That allows militants to hide below the radar in a way they cannot in the much more centralised Netherlands.
It also slows the passing of new laws to rein in the preaching of hate in mosques and roaring trade in illegal weapons.
Nearly 6000 firearms are seized every year in Belgium, more than in all of France, police data shows - and they are often sold by Balkan crime networks to home-grown Belgian jihadists.
Belgian authorities have been accused of neglecting Muslims and failing to help find jobs to shield them from people seeking to radicalise desperate young men.
Youth unemployment can reach up to 40 percent in some parts of wealthy Belgium.
Just a few miles from the power of the headquarters of NATO and the European Union, but effectively a world away, Molenbeek on the poorer side of the city's industrial-era canal has become a notoriously difficult place to track militants.
David A Graham, now staff writer for The Atlantic, formerly of Newsweek and The Wall Street Journal, looked inside the neighbourhood of Molenbeek. Although neighbourhood implies it is small, in fact its population is close to 100,000.
Mr Graham identified the dual input of large numbers of immigrants who were poor and isolated from the dominant culture on the one side and far-right, anti-immigration parties loudly declaring a Muslim menace on the other side.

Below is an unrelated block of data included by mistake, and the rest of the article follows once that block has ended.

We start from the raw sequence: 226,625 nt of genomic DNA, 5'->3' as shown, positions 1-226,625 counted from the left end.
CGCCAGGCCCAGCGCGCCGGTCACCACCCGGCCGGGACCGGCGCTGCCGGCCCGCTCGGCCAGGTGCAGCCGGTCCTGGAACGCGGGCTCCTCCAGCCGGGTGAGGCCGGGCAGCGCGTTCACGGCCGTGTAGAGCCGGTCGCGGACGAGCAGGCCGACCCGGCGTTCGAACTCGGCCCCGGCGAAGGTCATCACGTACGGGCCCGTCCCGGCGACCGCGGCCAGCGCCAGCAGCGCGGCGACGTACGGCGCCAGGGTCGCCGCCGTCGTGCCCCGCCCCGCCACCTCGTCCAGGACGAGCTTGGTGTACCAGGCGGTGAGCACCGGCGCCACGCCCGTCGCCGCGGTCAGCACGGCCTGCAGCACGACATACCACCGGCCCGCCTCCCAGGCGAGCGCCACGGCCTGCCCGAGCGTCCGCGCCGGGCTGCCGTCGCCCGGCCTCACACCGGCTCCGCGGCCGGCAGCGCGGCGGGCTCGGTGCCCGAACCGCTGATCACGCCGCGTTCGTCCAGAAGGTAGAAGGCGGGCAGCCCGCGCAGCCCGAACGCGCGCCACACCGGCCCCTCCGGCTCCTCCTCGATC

This, he told Checkpoint with John Campbell, created alienation and vilification, and a breeding ground for radicalisation.
Molenbeek was facing renewed scrutiny, given the links it had to many of the individuals behind the attacks in Paris and Brussels.
"There seems to be some level of inevitability about terrorism in Belgium; you have all the right ingredients, both this alienated community of fairly low-income, high-unemployment in Muslim communities, and low assimilation and these parties that oppose them.
"You also have a weak state that's really over-taxed on its terrorist abilities - and so a combination of all those things makes some level of terrorism probably inevitable."
Molenbeek is home to many Belgian Islamists and it has something of a history of radical Muslim leaders recruiting disaffected youth.
"Belgian Islamists come from a background of petty crime, they like to drink, they like to smoke marijuana.
"It's not people who came up through a devout family. At some point in their adolescence, they radicalised and became very devout Muslims and very devout jihadists so you see the way lack of economic opportunity and alienation can drive them in this direction."
Abdeslam was able to vanish into the streets of Molenbeek, some quarters of which are 80 percent Muslim, for four months, protected by family, friends and petty criminals, not far from his parents' home.
Short-term versus long-term
Some of these problems go back to the 1970s, when Belgium, still heavily industrial at the time, sought favour and cheap oil from Saudi Arabia by providing mosques for Gulf-trained preachers.
European officials have acknowledged that no amount of quick funding increases for Belgium's intelligence services will immediately solve the various challenges.
Mr Graham said a crack-down in the area in the short-term was inevitable.
"The question is what sort of short-term effect that has in terms of guaranteeing security - versus what sort of long-term plans the Belgian government can lay to try to fight the root causes as well as the violence itself."